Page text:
Jews are repeatedly expelled from France and readmitted back, for a price.
Persecuted in Western Europe, Jews are invited to Poland by Casimir the Great.
First Jewish prayer book published in Italy.
Rabbi Yosef Karo spends 20 years compiling the Beit Yosef, an enormous guide to Jewish law. He then writes a more concise guide, the Shulkhan Arukh, that becomes the standard law guide for the next 400 years.
Approximately 200,000 Jews are expelled from Spain, in 1496 from Portugal and from many German cities. The expelled Jews relocate to the Netherlands, Turkey, and the Arab lands, including Palestine; some eventually go to South and Central America. However most of them go to Poland. In the later centuries more than 50% of Jewish world population lived in Poland.
Jews expelled from Sicily. As many as 137,000 exiled.
1501 to 1800
King Alexander of Poland readmitts Jews to Grand Duchy of Lithuania.
Ghetto of Venice established, the first Jewish ghetto in Europe. Many others follow.
Rabbi Moshe Isserles (The Rama) of Cracow writes an extensive gloss to the Shulkhan Arukh called the Mappah, extending its application to Ashkenazi Jewry.
King Sigismund I of Poland abolishes the law that required Jews to wear special clothes.
First Yiddish book published, in Poland.
Issac Luria develops the modern form of esoteric Jewish mysticism AKA Kabbalah.
First Hebrew Jewish printing house in Lublin.1580-1764.
First Jewish university Jeshiva found in Poland.
First session of the Council of Four Lands (Va'ad Arba' Aratzot) in Lublin, Poland. 70 delegates from local Jewish kehillot meet to discuss taxation and other issues important to the Jewish community.
First time separate (Va'ad) Jewish Sejm for Grand Duchy of Lithuania.
False Messiah Sabbatai Zevi.
Jews of Poznan granted a privilege of forbidding Christians to enter into their city.
Jewish population of Poland reached 450,000 or 4.5% whole population. Bohemia 40,000 and Moravia 25,000. Worldwide population of Jewry is estmated at 750,000.
The Ukrainian Cossack Bohdan Chmielnicki leads a massacre of Polish gentry and Jewry that leaves an estimated 65,000 Jews dead and a similar number of gentry. The total decrease in the number of Jews is estmated at 100,000. 
Jews readmitted to England by Oliver Cromwell.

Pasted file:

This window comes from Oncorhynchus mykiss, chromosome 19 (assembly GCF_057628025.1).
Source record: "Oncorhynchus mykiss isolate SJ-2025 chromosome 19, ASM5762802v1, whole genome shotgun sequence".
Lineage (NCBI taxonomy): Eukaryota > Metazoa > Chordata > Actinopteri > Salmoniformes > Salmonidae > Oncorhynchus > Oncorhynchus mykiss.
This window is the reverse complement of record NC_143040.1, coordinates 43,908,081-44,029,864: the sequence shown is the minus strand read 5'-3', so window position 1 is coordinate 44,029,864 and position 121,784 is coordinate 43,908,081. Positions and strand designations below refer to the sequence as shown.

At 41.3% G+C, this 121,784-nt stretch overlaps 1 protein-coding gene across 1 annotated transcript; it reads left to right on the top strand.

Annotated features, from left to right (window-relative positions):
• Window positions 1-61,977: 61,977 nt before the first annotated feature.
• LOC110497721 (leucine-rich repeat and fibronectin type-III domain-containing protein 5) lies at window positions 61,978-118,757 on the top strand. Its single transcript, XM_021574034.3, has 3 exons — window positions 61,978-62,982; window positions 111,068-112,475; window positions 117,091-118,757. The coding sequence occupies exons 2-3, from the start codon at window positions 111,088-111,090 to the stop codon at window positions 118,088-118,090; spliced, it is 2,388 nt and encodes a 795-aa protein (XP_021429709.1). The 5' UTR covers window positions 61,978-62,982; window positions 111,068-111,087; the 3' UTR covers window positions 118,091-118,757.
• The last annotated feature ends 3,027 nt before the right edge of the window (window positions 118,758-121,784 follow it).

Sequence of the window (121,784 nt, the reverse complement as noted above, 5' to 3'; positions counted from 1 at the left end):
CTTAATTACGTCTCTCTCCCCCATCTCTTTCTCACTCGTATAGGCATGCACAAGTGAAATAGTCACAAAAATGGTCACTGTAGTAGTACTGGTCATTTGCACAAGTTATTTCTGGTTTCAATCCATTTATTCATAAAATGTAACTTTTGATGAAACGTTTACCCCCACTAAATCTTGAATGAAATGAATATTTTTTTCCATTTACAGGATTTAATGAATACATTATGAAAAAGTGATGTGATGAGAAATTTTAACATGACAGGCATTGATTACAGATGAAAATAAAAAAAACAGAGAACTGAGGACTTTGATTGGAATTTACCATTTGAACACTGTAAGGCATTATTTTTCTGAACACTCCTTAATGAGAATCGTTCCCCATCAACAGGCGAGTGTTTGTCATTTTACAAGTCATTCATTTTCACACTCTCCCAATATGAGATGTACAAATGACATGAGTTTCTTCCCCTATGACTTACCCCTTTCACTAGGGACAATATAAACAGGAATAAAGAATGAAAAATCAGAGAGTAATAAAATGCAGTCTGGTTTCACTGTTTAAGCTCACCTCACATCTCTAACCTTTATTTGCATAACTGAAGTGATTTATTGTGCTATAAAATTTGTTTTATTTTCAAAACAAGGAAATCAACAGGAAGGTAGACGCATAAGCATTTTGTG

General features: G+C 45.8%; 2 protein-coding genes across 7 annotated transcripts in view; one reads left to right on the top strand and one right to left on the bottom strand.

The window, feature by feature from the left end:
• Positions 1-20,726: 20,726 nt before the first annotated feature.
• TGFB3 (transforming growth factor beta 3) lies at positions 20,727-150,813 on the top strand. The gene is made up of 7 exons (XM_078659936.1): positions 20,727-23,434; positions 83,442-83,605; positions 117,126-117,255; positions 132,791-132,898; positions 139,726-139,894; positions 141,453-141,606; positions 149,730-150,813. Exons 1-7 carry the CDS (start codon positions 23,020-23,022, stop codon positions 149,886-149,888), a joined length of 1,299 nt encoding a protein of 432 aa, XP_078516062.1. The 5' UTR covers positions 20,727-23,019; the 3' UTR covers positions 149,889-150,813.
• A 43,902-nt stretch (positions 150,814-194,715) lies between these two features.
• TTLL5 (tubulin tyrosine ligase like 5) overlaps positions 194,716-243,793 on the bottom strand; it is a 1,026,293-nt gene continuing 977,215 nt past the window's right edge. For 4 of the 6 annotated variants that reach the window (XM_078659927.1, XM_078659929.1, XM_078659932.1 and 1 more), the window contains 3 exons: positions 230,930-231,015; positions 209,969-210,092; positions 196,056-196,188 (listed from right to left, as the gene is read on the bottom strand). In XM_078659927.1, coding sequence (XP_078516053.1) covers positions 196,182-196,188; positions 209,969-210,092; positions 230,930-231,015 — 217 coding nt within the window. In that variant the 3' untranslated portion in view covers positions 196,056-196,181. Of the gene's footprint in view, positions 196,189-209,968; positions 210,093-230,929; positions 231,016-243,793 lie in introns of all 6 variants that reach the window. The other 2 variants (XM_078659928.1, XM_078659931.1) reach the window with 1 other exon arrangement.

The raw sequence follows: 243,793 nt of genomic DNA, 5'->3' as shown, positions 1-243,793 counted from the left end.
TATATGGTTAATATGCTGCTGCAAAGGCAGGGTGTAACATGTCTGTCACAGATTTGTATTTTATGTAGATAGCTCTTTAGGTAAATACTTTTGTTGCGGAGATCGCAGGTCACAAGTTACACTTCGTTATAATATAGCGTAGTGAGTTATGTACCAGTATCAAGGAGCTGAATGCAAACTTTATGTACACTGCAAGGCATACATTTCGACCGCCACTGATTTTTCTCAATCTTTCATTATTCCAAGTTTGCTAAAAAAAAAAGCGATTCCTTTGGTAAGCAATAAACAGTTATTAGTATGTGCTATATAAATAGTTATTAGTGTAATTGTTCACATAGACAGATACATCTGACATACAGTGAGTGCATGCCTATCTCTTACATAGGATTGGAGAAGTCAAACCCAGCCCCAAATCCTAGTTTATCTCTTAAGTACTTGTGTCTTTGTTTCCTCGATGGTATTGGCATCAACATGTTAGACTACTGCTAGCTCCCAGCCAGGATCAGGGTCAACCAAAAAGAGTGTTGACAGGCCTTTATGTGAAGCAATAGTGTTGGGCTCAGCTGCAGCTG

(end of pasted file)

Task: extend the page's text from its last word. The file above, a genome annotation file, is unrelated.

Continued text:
Israel ben Eliezer, known as the Ba'al Shem Tov, founds Hasidic Judaism, a way to approach God through meditation and fervent joy. He and his disciples attract many followers, and establish numerous Hassidic sects. The European Jewish opponents of Hassidim (known as Mitnagdim) argue that one should follow a more scholarly approach to Judaism. Some of the more well known Hassidic sects include Breslover, Lubavitch (Chabad), Satmar, Gerer, and Bobover Hasidim.
Rabbi Elijah of Vilna, the Vilna Gaon.
Moses Mendelssohn, and the Haskalah (Enlightenment) movement. He strove to bring an end to the isolation of the Jews so that they would be able to embrace the culture of the Western world, and in turn be embraced by gentiles as equals. The Haskalah opened the door for the development of all the modern Jewish denominations and the revival of Hebrew as a spoken language, but it also paved the way for many who, wishing to be fully accepeted into Christian society, converted to Christianity or chose to assimilate to emulate it.
Jewish population of Poland reaches 750,000 or 8.0% of total. The worldwide Jewish population is estimated at 1,200,000.
Followers of Jacob Frank joined ranks of Polish szlachta (gentry) of Jewish origins.
Partitions of Poland between Russia, Kingdom of Prussia and Austria. Main bulk of World Jewry lives now in those 3 countries. Old privileges of Jewish communities are denounced.
American Revolution; religious Freedom guaranteed.  
The French revolution. In 1791 France grants full right to Jews and allows them to become citizens, under certain conditions. 
In the USA, President George Washington sends a letter to the Jewish community in Rhode Island. He writes that he envisions a country "which gives bigotry no sanction...persecution no assistance". Despite the fact, that initially US are predominantly protestant country, theoretically Jews are given full rights. In addition, their mentality shaped by the role of merchants they played in Eastern Europe, had prepared them well to compete in the American society. So far, their number is limited.
Russia creates the Pale of Settlement, that includes area taken over from Poland, with huge Jewish population and Crimea. The Jewish population of the Pale was 750,000. 450,000 Jews lived in the Prussian and Austrian parts of Poland. 
When the French troops were in Palestine, and besieging the city of Acre, Napoleon had prepared a Proclamation making Palestine an independent Jewish state, but his unsuccessful attempt to capture Acre prevented it from being issued.
1801 to 1900
The Golden Age of Yiddish literature, the revival of Hebrew as a spoken language, and the revival of Hebrew literature. 
The development of Orthodox Judaism, a set of traditionalist movements that resisted the influences of modernization that arose in response to the European emancipation and Enlightenment movements; characterized by continued strict adherence to Halakha.
Greece grants citizenship to Jews.
Jewish militias take part in the defense of Warsaw against Russians.
Moses Haim Montefiore is knighted by Queen Victoria, the first Jew to receive an English Knighthood.
Rabbi Yisroel Meir ha-Kohen (Chofetz Chaim) opens an important yeshiva. He writes an authoritative Halakhic work, Mishnah Berurah.